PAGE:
19/20: Epidemiology of Dental Caries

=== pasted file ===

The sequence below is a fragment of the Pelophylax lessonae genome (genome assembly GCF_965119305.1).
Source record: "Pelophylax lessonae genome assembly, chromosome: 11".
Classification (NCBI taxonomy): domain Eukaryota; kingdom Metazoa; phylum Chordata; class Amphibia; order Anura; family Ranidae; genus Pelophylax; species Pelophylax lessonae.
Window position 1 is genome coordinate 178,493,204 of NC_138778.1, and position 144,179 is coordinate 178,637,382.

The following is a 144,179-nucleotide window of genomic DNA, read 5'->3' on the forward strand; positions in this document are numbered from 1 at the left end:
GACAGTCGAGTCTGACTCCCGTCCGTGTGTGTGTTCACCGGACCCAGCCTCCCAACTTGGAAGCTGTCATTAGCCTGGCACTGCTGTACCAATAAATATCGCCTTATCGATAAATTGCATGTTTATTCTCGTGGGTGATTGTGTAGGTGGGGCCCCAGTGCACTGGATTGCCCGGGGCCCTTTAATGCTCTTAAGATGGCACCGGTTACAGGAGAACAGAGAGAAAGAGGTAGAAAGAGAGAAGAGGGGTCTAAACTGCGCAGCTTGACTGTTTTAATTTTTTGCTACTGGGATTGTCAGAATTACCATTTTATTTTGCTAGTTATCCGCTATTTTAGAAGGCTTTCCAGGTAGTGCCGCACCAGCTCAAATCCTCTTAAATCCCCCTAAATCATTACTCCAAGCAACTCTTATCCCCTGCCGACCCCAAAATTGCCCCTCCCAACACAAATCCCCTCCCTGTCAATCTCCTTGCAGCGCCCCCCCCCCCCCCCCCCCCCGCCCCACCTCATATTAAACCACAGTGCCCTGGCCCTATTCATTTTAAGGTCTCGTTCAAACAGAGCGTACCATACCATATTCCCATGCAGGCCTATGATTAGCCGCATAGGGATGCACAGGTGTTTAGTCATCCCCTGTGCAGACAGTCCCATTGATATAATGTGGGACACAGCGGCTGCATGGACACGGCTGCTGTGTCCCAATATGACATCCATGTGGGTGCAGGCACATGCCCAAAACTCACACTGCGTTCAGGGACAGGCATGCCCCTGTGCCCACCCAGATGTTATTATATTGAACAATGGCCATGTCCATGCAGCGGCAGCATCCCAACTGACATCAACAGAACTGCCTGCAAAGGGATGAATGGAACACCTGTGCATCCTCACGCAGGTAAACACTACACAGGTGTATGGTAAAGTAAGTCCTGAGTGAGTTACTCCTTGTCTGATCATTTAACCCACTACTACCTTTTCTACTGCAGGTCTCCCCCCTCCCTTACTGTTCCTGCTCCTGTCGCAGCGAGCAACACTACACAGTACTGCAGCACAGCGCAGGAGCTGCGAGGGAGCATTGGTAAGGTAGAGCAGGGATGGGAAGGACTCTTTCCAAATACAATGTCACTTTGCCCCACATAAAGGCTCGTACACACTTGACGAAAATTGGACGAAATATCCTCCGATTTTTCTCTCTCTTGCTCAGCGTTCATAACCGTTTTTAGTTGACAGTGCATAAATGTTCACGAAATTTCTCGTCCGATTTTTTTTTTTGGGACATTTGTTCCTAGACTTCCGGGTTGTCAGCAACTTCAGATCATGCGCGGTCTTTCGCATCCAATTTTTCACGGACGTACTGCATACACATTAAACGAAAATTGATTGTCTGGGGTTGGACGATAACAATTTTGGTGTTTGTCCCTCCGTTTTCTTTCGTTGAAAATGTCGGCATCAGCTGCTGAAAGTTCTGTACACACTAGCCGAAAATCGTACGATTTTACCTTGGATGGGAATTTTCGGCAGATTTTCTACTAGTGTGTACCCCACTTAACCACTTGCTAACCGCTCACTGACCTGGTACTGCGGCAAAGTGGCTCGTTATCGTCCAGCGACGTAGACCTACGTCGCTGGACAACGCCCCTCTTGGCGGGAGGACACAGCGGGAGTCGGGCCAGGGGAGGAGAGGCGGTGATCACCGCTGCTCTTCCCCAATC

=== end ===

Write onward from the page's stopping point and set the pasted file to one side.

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  Transcribed by Amit Amin August 07 th , 2014 1 [Diagnosis of Oral Diseases] [21&22] –  [Cariology I & II] by [Dr. Dasanayake] [1] –  [Title] [Dr. Dasanayake]   –   So tell me when you guys want me to start. I’ll be happy to talk to 10 people. No problem. Do you have an exam today? What? Tomorrow? Do you know where the rest of the class is? This is it? Ok. Fantastic. You want to go home? No. Ok. Alright. So attendance is not mandatory for this one ok. Fantastic. I’ll give you the choice. I have 2 hours to talk to you guys. Let me go ahead and get started. So is the lighting ok? Can you see the slides on the screen? You can. Thank you. Is it? It is. To me, it’s not you.  Alright. Somebody. Can somebody tell me what you see on this particular slide and what is the relevance of that? Caries. Arising from? There are two potential sources right? Lateral incisor and the caninal premolar in the primary dentition. The lesion is on the palate so what is your diagnosis here? Other than caries? Do you see this lump on the roof of the mouth? What do you call that? It’s a classical dentinal alveolar abscess. In the mid 70s this is what I dealt with on a daily basis. This is imagine, pre-facemask, surgical glove era. The moment I open this up, I collect about a gallon of pus coming out of that full of various organisms so next day sore throat. You guys are lucky that you don’t have to deal w/ that. This is what we will talk about today, dental caries, not the dentinal alveolar abscess. [2] –  [No title] [Dr. Dasanayake]   –  I want to talk about that within this context. What is the distribution of caries in your population and what are their determinants of dental caries. We probably have a vague understanding of what some of these are. [3] –  [Topics of Discussion] [Dr. Dasanayake]   –   But this is where I’m going to frame my discussion. Why do we care? You are here right? You want to learn about this. You’re  in the dental school. You’re spending thousands of dollars to become dentist so let’s look at it from different angles. How many people are affected in your own communities where you end up as a practitioner? If there is 0 prevalence you’re not going to have a good practice. Maybe you can do other things but not treating tooth decay and to what magnitude? When I say what magnitude for a given mouth, how many teeth/ how many surfaces are effected by tooth decay and you can multiply that by what you need to do to rest or form and function in those oral cavities. Any trends in this patterns? This is getting very interesting to first/ second year dental students. If I tell you by the time you finish there won’t be any tooth decay, it’s a good thing in a sense but at the same time you may want to think about other options. What is causing caries? Where is the evidence? Cause you know sugar in your drink you’re drinking right now may contribute to a certain extent to tooth decay. Where is the evidence? My intention is to show you the highest level of evidence or factors that are implicated in the etiology of tooth decay. Why do we do all of these things? Because you have a better sense of how you can prevent and treat caries when you get out of school. This is my framework for the discussion. It’s Thursday at 3 o’clock, I don’t want you to fall asleep so I’m going to keep it a two-way interaction. Please participate ok. [4] –  [Question 1]  Transcribed by Amit Amin August 07 th , 2014 2 [Dr. Dasanayake]   –  Why is oral health important? If a mother of a little child comes to you in your clinic and asks you doctor these are baby teeth. Why is it important why do we care? Yes sir. Fantastic, very good answer. Anybody else? I would like everybody to participate then you will stay awake. Anything else? Fantastic. Primary dentition probably has a direct correlation that happens w/ permanent teeth. You’re   answering a different question. I’m asking what it’s important to have good proper oral health. You’re saving if    you’re not going to chew, fantastic. Anything else. Yes sir? Systemic health. Of course. There are a number of studies that shows what is going on here, the inflammation can travel to other parts of the body and cause havoc in various systems including the heart and pancreases and other places in the body and pre-termed deliveries expel. This is how I see this one. Number one. This is highly prevalent. If I ask you in your particular age group what is the prevalence of tooth decay in the United States. Prevalence is a proportion right? It can range from 0 to 100 percent. Your age group, young adults, what is the prevalence of tooth decay in this country? Take a guest. 80%? 50%? I’m talking about the permanent teeth. Let me clarify further. This is highly prevalent  . You’re going to see the numbers in a moment. A little bit higher than what you thought. Oral diseases and access to dental care show great racial, ethnic, and economic disparities. Midtown Manhattan is a totally different story from Queens. From Birmingham, Alabama. If you look at the Mexican Americans and this country and the poor Mexican Americans, that’s a double whammy right there right? This is another reason why you need to care. Dental care is very costly. I’ll ask you later how much money you think we spend in this country to take care of people’s teeth? So think of that so when I come to that question you have the answer. Oral diseases might be linked to overall health and even death. There are cases in the literature where children and young adults have died due to neglected untreated tooth decay. [5] –  [Common Childhood Diseases] [Dr. Dasanayake]   –   This is the famous report of the surgeon general in 2000. That’s the only report that talks about oral health specifically in this country. What are they saying here? This is the commonest ailment in children, asthma. Prevalence, 10%. The second, hay fever is 7%. Look at what you’re dealing w/. 50% prevalence. What is this telling you, 5x more prevalent than the commonest children disease (#1). #2. If you remember, your primary school days, idk if you had any tooth decay when you were a primary school child. 51 million school hours are lost each year as a result of this condition ok? Among poor children, what you called the restricted activity d ays, you’re sitting in a corner b/c of the pain and swelling due to caries are 12x higher if you are one of these poor/ minority kids. These are greater social issues as well as public health issues. [6] –  [Figure 1-C] [Dr. Dasanayake]   –  So this is that access to care when I was in Alabama. I look at the data from 1990-1997 looking at access to care, about 1.5 millions records that I was looking at (Medicaid data). This is no surprise to you right? There is a great racial disparity in terms of utilizing oral health services. Even though you have Medicaid, you don’t necessarily go unless you have an emergency right? This limited access to care and not using the care would compound this particular problem. So now I’m going back to that slide again. Burden of this inadequate access to care. Can this be  Transcribed by Amit Amin August 07 th , 2014 3 fatal? You already know this answer since I told you. So here is a Washington post article from March 2007. About a week ago or just before that a 12-year-old boy died as a result of complications from a tooth abscess. Kind of infection, but common among people that don’t have access to care. If you go back and think of your oral pathology, dental anatomy, and everything else, this infection can spread from here to the intracranial structures such as? What’s the c ommonest place? Cavernous sinus remember? This can spread if it is unchecked. As in this particular case, this child had2 operations, spent 6 weeks in the hospital, yet the end result was fatal. [7] –  [ Deamonte’s Law ] [Dr. Dasanayake]   –  So this actually led to some silver lining in this dark cloud. U.S. Congress immediately acted upon that. That was May 17 th . The child died in March. By May Congress had passed this particular law, HR 2371, and in that particular law they said there was a 15%in early childhood caries b/w 1988 & 1994 and 1994& 2004 (data from the Center for Disease Control). You should be thinking why is there an increase? We are in one of the richest countries in the world. 28% young children had experienced cavities b/w 1999&2004 and 80% of dental decay occurs in just 25% of children. Tooth decay is the single most common childhood chronic disease and disproportionally affects poor and minority children. [8] –  [ Deamonte’s L aw Part II] [Dr. Dasanayake]   –  Just to give you some interesting facts so you can talk about these things at cocktail parties in the summer. 9 million children as of 2007 don’t have medical insurance. More than 2x (20 mil) don’t have dental insurance. Does   that surprise you? 20 mil in our country don’t have dental insurance. If you’re a parent, you’re 3x more likely to report that your children’s dental needs are unmet when compared w/ general medical care. Child has fever, stomachache , you’ll take the child to the doctor. The dentistry will come later when you have enough money saved and you can take time off work. It’s not necessarily preventive care, it’s usually emergency care. These are the realities that you will face w/ your patients when you graduate. More than 31 million people in this country live in what we call dental health, provider shortage areas. Go to upstate NY just below Canadian border you have dental provider shortage areas. People have to travel hundreds of miles to see a dentist. This report says we needed about 5,000 additional dentist to serve in these particular areas. [9] –  [Melissa Rogers] [Dr. Dasanayake]   –  So this is the press report in May 18 th  saying that this is again, I can’t remember what, Washington post. They passed this  law by Representative Cummings and it is interesting for you to see and whether something came out of this congressional action. What they were proposing here, 2 steps. #1 Establish 2 5 year 5 million pilot programs. First provide money to staff and equip community clinics. The second was to help recruit and train pediatric dentist. I was looking to see if there was a follow up to this one. Maybe you will be able to find something along these lines. [10] –  [Breaking News] [Dr. Dasanayake]   –  This is the other sign of the coin. Tell me what you think of this right. Real stories. This is Philadelphia 2007. Mother was sentenced to time behind bars for failing to treat 5-year-old son’s dental problems. There is a solution to this  Transcribed by Amit Amin August 07 th , 2014 4 problem. Put the mother, father, or grandmother in jail b/c they have untreated tooth decay, no access to care, and no insurance. That’s the other side of the coin. You can have an entire session debating on that. [11] –  [24 year old dad] [Dr. Dasanayake]   –  This is an adult. Those were children I was talking about. This man from Cincinnati, Ohio went to the emergency room, infection, inflammation, and acute pain. Emergency room, giving two prescriptions. One for pain, one for infection. Guess which one he purchased. He could only afford one. He went and bought the pain medication. End result? Death. This is happening in your communities. This is why you’re sitting here and you’re trying to take a closer look at this particular problem b/c of tooth decay. [12] –  [Emergency Room Visits for Dental Conditions] [Dr. Dasanayake]   –  So these people that have no access to care. No insurance. What do they do? The go to the emergency room for dental care. This is 2009 data. About a million visits to the emergency room related to dental visits. That  ’s not where you should go right? It should be preventive care by dental hygienist or local dentist. These people end up in the emergency room. Look at the hospitalizations, about 13,923 treated and released just like the Cincinnati gentleman. Fill a prescription, no follow up, go home, and anything can happen to them. [13] –  [Measuring Ways of Impact of Oral Diseases] [Dr. Dasanayake]   –  Any other ways of measuring impact of oral disease? Yes. I think that is emergency room protocol. They give the prescription, take care of the acute problem, and tell them to go see a dentist. Sometimes there are dentist affiliated w/ the hospital in the emergency rooms. I’m sure there are protocols related to that.  Any other ways of measuring this true impact? These are talking points for you to convince the parents who come to your practice or the adults about oral health. Anybody? Any other ways of addressing the impact of oral diseases. Why is it critically important to have good oral health. I’m just trying to s timulate your thinking. Participate in the discussion please. [14] –  [Picture of $50 bill] [Dr. Dasanayake]   –   How about this? Let’s put some numbers. [15] –  [How much money do we spend?] [Dr. Dasanayake]   –   I told you I’m going to ask you how many dollars we spend in this country to keep the Americans healthy? Not orally, healthy. Somebody give me a guess. $4 billion. Any other guesses? These are interesting numbers to remember as healthcare professionals. $200 billion. What proportion of that expenditure do you think we spend to take care of oral health? What percent? 10%. 2% [16] –  [Percentage Distribution of Health Care spending] [Dr. Dasanayake]   –  Alright. Here are the real numbers. Ok. $1.3 trillion. This is 2011. I can’t find anything after that. There’s a lag. These are government numbers. Where do we spend all this money? Hospital inpatient, these are the office based visit, prescribed medications, hospital outpatient. Here is you. 6.4%, which is greater than what we spend in emergency rooms. That’s mind-boggling. Oral health or dental services expenditure is about 6.5% of the total expenditure on overall health, $1.3 trillion dollars. After Obamacare I don’t know what these numbers are. [17] –  [How many are affected by caries?]